Dyson is building an electric car, the company revealed last week, and now we know a bit more about their specific plan to bring one to market. Dyson won’t look to partner, and will instead build the vehicle hardware from the ground up itself, according to a new Wired interview with Dyson CEO Max Conze. By relying on its own battery and motor tech, Dyson hopes to be able to beat the range of existing electric vehicles by between 50 and 100 percent, Conze says.
That would indeed be a differentiating point for Dyson with its offering, and probably the best chance it has at delivering a product that can woo consumers away from electric offerings from traditional carmakers and the likes of Tesla. And Dyson says it wants to “do its own thing,” and use in-house engineering “that can do the car end-to-end and also […] own the manufacturing.”
Dyson isn’t planning on building its own self-driving software, however, and predicts it’ll be able to buy autonomous systems “off the shelf” from suppliers once the time comes for that technology to be properly integrated into a shipping vehicle.
Going it alone seems like a big challenge for a newcomer to the auto industry like Dyson – but Conze tells Wired it’s actually going to be an advantage in many ways, because they don’t have to build upon what came before. A clean slate means they can focus their efforts on something brand new, and a vehicle platform tailored totally to their electric goal.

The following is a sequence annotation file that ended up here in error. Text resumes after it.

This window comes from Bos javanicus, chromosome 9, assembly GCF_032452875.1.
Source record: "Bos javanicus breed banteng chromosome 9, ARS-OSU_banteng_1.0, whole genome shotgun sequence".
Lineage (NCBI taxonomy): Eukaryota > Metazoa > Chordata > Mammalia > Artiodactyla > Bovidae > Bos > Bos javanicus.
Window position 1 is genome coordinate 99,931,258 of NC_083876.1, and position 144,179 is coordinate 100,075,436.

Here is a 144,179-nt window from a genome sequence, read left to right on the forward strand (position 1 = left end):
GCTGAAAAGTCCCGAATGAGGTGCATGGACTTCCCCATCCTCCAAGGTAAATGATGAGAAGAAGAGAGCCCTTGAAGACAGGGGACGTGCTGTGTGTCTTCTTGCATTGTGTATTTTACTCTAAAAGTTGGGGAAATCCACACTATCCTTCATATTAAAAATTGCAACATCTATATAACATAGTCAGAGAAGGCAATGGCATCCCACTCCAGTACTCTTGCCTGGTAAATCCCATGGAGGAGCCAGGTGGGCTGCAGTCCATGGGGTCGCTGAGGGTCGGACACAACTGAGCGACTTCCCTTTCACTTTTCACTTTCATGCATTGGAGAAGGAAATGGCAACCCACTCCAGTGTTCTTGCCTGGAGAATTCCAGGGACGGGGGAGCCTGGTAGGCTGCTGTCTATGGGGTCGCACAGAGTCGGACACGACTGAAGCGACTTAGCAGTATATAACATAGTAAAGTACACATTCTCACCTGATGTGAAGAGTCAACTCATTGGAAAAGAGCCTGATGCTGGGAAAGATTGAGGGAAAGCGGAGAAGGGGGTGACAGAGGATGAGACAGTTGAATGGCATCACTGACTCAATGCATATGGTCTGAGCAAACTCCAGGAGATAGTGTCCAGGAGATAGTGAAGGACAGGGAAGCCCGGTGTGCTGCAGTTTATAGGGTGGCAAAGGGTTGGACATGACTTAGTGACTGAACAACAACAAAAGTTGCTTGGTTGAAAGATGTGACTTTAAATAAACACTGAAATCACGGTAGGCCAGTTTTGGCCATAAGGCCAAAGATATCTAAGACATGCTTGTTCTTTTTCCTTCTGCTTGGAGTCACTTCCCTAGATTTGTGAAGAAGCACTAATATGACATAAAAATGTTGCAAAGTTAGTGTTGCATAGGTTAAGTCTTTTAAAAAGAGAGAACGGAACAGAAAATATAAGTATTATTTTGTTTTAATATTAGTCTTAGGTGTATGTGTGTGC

Dyson also added that it’s not planning on investing significantly in charging infrastructure because it hopes to improve range to the point where needing to charge frequently isn’t an issue. Critics have expressed skepticism about the vacuum maker’s ability to pull this off, and seeming nonchalance about key factors like infrastructure seem to back up those doubts, but Dyson does have deep expertise with maximizing electric motor efficiency – and a history of demonstrating focus when it comes to innovating product categories that others have overlooked.